After making content on Bollywood songs, do you feel like entering the industry and working there?
I am not really into the Hindi film industry. I love the music and live for the music. Making music videos? Yes. But definitely not looking forward. However, if I have an opportunity I will give it a shot because I always give everything a shot. And if it works out, it works out. It is not like I want to be an actor because I know how to act in front of the camera sometimes.
Who are your favourites in Bollywood?
I watch a lot of classics, like the ones of Anil Kapoor and Govinda – the legends. Talking of the current generation, everybody knows I love Ranveer Singh. From his dressing to his acting skills – I love everything he does. And out of actresses, Deepika (Padukone), of course. Even when I am in the states, I watch them. I love when they are on the same scene. I am planning to go to a theatre and watch ’83.
Do you feel pressured about the content you’re putting out on social media because you have a huge follower base who look up to you?
Definitely. Sometimes I used to say things without thinking but with so many people watching me I feel like I just can’t do everything. As I said, people’s expectations are too much. You can’t sit back and chill out because they are following you for a reason. But if you just forget about the numbers, the algorithm for a while and put out what you like, then I feel it will take you somewhere. I’ve done it and it did bother me in the middle. To keep the audience engaged, you have to try out things and meet their expectations. So there is pressure but I love it because the outcome is amazing, the response is amazing. So it helps to keep me creative.
Do you feel that being an NRI dancing to Bollywood songs help while catering to the Indian audience? Is it easier to get noticed like that?
Who NRI? (laughs)
I’m very Indian. I’ve lived in Mumbai for like good 14 years. I won’t even say it’s easier to get noticed because I used to do Instagram and had like 10,000 followers until last year but I didn’t get noticed until the pandemic hit. I feel like I caught on to something. People see my videos and think I am in India. But I don’t think they care about my location. I am extremely desi, NRI is just on the passport. Dil is always Hindustani.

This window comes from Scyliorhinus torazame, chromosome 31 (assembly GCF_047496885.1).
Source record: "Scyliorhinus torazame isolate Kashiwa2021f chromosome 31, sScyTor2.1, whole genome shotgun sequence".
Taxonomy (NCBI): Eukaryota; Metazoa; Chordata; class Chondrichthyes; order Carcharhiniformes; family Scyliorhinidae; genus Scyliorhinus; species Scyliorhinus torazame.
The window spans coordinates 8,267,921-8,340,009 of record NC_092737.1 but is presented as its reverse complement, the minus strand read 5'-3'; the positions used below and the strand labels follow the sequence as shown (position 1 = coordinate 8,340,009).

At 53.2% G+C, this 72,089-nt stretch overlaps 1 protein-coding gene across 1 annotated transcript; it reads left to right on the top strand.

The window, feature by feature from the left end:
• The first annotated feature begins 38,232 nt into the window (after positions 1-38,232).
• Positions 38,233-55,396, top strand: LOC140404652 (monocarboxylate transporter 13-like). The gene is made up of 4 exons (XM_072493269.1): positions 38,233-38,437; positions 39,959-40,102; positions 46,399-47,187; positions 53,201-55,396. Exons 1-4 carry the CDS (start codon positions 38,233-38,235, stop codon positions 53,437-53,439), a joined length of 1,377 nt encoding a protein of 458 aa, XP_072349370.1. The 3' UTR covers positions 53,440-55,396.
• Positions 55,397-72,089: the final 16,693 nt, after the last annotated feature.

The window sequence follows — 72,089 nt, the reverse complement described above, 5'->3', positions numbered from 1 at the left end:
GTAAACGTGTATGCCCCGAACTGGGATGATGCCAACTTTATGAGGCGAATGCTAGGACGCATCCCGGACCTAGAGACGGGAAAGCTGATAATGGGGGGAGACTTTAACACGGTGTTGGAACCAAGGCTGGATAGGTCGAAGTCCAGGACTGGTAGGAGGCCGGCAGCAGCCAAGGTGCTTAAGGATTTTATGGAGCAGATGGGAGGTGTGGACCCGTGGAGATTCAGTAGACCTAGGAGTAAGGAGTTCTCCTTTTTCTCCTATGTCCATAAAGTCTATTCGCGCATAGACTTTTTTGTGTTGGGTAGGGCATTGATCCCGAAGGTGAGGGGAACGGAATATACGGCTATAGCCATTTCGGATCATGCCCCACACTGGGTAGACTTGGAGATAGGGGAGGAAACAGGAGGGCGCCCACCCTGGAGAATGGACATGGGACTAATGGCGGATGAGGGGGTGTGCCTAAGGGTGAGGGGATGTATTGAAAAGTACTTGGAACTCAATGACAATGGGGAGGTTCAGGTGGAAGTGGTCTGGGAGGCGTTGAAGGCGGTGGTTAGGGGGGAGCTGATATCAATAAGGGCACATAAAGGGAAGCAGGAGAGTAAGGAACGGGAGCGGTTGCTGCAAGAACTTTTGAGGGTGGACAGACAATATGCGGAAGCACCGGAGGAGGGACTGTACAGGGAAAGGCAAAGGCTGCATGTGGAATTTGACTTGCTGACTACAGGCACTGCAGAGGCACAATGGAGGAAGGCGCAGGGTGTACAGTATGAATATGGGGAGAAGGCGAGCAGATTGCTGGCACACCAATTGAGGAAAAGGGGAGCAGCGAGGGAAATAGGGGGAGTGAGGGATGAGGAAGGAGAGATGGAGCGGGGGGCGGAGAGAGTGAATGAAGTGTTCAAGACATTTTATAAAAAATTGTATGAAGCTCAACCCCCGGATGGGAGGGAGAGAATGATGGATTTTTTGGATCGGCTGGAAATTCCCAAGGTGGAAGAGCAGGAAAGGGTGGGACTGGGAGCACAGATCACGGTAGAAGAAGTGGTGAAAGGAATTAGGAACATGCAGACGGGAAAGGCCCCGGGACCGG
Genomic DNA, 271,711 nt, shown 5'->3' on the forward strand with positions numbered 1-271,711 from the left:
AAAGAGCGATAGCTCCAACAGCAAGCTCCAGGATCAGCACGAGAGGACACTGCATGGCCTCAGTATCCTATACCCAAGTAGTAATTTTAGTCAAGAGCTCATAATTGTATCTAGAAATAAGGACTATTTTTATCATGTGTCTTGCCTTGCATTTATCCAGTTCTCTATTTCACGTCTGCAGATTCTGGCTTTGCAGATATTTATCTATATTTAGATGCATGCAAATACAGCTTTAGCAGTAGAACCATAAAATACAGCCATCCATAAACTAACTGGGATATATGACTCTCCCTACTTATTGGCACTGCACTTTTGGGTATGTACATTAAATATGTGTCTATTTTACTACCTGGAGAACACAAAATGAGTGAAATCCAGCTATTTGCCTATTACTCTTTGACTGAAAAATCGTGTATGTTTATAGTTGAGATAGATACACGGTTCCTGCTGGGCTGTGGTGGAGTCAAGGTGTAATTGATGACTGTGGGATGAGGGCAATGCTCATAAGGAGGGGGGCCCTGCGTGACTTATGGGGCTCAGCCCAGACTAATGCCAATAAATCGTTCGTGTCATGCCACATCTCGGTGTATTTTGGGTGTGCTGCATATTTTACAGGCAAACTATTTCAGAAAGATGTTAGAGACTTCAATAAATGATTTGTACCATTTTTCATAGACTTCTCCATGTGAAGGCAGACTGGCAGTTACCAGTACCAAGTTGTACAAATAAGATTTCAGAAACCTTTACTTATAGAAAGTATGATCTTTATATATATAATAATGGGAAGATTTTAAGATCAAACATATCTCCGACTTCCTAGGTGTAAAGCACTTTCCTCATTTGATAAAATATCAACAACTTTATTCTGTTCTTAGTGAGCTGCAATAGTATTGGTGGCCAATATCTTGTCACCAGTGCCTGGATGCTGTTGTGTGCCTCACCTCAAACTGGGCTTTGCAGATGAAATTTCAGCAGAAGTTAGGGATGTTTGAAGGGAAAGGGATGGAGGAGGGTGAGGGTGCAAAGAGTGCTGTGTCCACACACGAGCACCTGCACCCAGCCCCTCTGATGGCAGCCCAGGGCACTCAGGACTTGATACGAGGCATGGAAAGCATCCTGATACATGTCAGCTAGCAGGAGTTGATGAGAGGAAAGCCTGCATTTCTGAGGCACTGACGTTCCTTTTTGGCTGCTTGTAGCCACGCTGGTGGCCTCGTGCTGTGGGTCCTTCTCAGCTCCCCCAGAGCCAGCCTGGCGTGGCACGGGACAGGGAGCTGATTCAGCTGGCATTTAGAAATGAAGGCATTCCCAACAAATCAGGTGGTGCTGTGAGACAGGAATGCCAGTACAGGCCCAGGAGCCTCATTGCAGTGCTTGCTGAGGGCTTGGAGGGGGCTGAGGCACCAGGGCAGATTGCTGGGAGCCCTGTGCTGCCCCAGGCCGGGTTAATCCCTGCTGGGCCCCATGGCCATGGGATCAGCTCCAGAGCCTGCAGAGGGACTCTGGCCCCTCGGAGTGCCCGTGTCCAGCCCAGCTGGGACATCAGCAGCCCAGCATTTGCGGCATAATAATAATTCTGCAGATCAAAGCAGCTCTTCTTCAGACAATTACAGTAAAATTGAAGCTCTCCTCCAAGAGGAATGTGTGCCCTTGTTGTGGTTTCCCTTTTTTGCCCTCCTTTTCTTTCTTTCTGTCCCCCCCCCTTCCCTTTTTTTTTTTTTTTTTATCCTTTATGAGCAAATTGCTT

How do you think this video creating journey this content kidding journey has changed you as a human being last one-and-a-half years?
It has made me more humble and caring. I have started appreciating people more and valuing time. All these are cliche stuff but these are important. I have also become extremely health conscious and I am meditating. I have started following what I used to follow when I was a kid.
How do your parents react when they see your videos?
I send my mom every video before I post it and she gives her inputs and maybe asks me to change a thing or two. Otherwise, she loves it and enjoys it. She will always tell me what to fix right away. But she loves everything I do so I sometimes doubt that and ask her are you sure this is okay or you are saying this because I am your daughter? She especially loved my transition video, where I wore a saree and said that she is happy Instagram is making me do such things.
My brother, on the other hand, pinpoints everything and keeps saying that you could have done this, you could have done that. I get mad at him sometimes. (laughs)
Anything else you would like to say to our readers?
It’s been an amazing year. I just want them (the readers and her fans) to know that I am thankful for all the love and support. We literally had two difficult years of the pandemic. So thank you for sticking around and if we have been through this then we can go through anything. So just stay happy and stay positive. It’s difficult but I’m here if you want to talk.